I don’t know how to describe it when something clicks in a way that changes my perspective.   If it happens slowly, I do not notice.  The gradual evolving of my feelings and observations gently nudge me to think differently.  Perhaps in hindsight I remember how I used to feel or think and realize that it is different now.  Sometimes it happens abruptly.  It is like someone has turned on a light in a corner of my mind where it used to be dark.  It is like standing in front of a new mirror where the distortion is just slightly different and I wonder if that is how I really look.

I realize it can be a conscious effort, to learn something new – investigate something to find a way to understand it better or differently.  My habit is to come with preconceived ideas.  I won’t accuse everyone else concerning this, but I will assume that I am not the only one who has preconceived notions.

Death of a loved one, especially a child seems to be that kind of trigger.   When talking with others who have lost a child it seems we all struggle with our new perspective.

We begin by not being able to believe the reality that our child is gone. I don’t know when or if that ever ends.  It has not begun to diminish for me.  There are other people who are gone now.  My parents are gone, yet I understand that they are no longer here.  I have a friend that died years ago after moving to another state.  I do struggle with believing that she is gone.  I don’t know if it is related to the age of the person but I suspect it is.  Our perspective is challenged.  You die when you are old not when young with the future before you, not when a child.

We, when we can bear it, begin to make a list of all the things that “will not” ever happen now.   We use up time when we could be doing other things to think through all the things our child will never see, feel, do or produce.  We mourn the future.  We hoped to be a part of that.  We expected to be able to enjoy celebrating the milestones in their life.   That is gone now and we did not make an alternate plan.   We grasp at things we think we could do, but it is half-hearted as we try to fill up the gap.  Many parents must go back to work.  Some throw themselves into their work trying to blunt their thoughts.     It may keep things at bay for a while, but eventually  when the wave recedes for a bit, it washes back in again full force.   You may postpone the feelings, but they will come back at you.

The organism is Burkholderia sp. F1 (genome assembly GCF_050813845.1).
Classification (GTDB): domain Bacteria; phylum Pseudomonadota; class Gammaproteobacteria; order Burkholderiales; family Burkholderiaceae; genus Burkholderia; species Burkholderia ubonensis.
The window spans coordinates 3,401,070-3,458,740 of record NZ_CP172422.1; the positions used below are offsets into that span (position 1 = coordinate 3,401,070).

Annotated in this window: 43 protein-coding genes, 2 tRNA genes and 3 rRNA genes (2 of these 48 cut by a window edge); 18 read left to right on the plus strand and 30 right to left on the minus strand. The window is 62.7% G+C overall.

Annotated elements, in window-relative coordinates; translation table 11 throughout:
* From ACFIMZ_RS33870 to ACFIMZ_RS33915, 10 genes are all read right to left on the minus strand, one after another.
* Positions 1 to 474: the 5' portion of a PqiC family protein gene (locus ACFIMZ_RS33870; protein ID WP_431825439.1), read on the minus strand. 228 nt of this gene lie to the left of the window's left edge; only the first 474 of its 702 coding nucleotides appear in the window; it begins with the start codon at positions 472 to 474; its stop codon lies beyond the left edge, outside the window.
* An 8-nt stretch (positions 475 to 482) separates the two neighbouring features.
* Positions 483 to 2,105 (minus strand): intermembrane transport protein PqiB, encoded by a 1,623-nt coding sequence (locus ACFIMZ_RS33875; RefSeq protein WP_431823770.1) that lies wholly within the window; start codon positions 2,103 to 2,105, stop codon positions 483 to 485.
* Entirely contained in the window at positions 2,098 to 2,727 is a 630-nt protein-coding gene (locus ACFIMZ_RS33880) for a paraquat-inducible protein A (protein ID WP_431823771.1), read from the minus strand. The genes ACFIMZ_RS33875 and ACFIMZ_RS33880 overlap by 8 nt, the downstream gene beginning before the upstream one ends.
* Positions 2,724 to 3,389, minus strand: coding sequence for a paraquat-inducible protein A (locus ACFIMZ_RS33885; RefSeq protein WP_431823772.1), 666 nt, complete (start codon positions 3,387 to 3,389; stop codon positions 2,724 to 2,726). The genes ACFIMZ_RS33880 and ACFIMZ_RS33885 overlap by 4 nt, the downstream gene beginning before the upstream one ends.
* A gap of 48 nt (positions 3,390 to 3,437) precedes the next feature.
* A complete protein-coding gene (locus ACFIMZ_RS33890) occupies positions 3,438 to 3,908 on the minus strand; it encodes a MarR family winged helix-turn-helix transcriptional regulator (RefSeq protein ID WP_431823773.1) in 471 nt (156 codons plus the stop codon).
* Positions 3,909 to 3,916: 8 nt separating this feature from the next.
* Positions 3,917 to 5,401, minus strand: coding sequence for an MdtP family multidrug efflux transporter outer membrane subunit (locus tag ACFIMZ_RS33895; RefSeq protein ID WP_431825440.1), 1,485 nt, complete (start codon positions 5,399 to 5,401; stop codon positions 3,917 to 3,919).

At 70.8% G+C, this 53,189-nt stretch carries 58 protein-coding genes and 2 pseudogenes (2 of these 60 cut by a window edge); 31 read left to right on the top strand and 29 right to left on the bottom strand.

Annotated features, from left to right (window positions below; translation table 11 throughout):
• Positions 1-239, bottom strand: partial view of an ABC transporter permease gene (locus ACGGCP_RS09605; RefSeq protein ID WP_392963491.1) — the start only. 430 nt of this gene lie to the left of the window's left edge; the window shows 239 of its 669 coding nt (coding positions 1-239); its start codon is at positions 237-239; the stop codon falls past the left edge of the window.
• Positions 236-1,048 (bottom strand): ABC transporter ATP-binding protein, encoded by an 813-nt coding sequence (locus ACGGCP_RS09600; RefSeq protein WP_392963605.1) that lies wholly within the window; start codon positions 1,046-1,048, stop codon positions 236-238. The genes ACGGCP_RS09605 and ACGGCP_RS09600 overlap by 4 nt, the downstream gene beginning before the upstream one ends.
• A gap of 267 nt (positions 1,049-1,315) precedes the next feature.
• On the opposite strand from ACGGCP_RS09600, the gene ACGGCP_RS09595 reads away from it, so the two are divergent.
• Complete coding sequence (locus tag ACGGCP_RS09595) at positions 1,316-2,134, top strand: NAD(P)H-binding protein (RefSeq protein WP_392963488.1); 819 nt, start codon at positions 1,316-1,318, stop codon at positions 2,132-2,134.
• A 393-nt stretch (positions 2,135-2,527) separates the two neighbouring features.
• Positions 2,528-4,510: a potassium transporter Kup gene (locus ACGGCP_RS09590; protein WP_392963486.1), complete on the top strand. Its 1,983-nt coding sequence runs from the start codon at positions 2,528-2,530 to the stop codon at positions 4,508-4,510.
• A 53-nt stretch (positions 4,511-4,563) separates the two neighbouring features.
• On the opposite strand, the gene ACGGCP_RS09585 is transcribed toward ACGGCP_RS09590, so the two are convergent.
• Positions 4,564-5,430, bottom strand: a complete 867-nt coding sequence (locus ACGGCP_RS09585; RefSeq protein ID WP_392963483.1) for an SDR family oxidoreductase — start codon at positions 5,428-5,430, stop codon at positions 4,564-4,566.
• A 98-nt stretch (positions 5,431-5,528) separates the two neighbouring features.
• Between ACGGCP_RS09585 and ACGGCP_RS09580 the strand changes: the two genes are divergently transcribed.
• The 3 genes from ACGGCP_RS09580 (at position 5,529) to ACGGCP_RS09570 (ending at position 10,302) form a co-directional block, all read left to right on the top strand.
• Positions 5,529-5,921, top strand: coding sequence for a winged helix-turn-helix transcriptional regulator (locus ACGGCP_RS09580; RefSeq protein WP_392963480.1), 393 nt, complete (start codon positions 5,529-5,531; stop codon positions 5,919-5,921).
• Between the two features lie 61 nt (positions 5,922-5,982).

The real life evidences – the objects and things that they owned, used, wore or played with can be difficult to deal with.  We don’t want to part with them, but we feel like it may be crazy to keep them.   My son did not have a wife or children.  I cannot speak for those parents who now having lost their child have the spouse and grandchildren to grieve with.  I cannot imagine how they feel.  I have dealt some with my son’s good friends.  They worry that they will “remind” me of him.  They worry that they will make me feel sad.   I respect the fact that they cannot stay where I am.  I hope for them that they never experience this grief personally with their own child one day.   Knowing that they still remember my son is a comfort.  A part of him lives on in them in whatever way he influenced them for good.

Sadness is my constant companion.   We have even learned to laugh together some.  I guess that sounds crazy, but I accept the fact that life is sad with the potential for bright moments of joy.  This perspective is very clear and real to me now.  I understand now why most prayers in the Bible are pleas for strength to endure.   That is all we can do – endure.  Death cannot be undone.  It is coming to everyone eventually.

I understand that people don’t want to be reminded of this every second of every day.  There are times during the day when I don’t think about death.  There are times when I don’t actively think about my son.   So far in this journey there has not been a day when I have not thought about both my own death sometimes marveling over the fact that I am still here. The  fact that anything still exists seems impossible in light of the death of my son.  I have not come to grips with the change in that perspective.

We eventually begin to turn again to those who remain.  I have a husband, daughter, sisters, nieces, nephews and my husbands family.  They have lives that are continuing on in the normal paths that life takes.  They deserve my attention too.  Sometimes they participate in things or have events happen that you wish your child could have had.  You try not to be jealous or resentful.  You want to celebrate with them.  You may have a voice in your head whispering “don’t they realize I can’t be happy for them, when my child will never . . .”   It is difficult to tune  that out at times.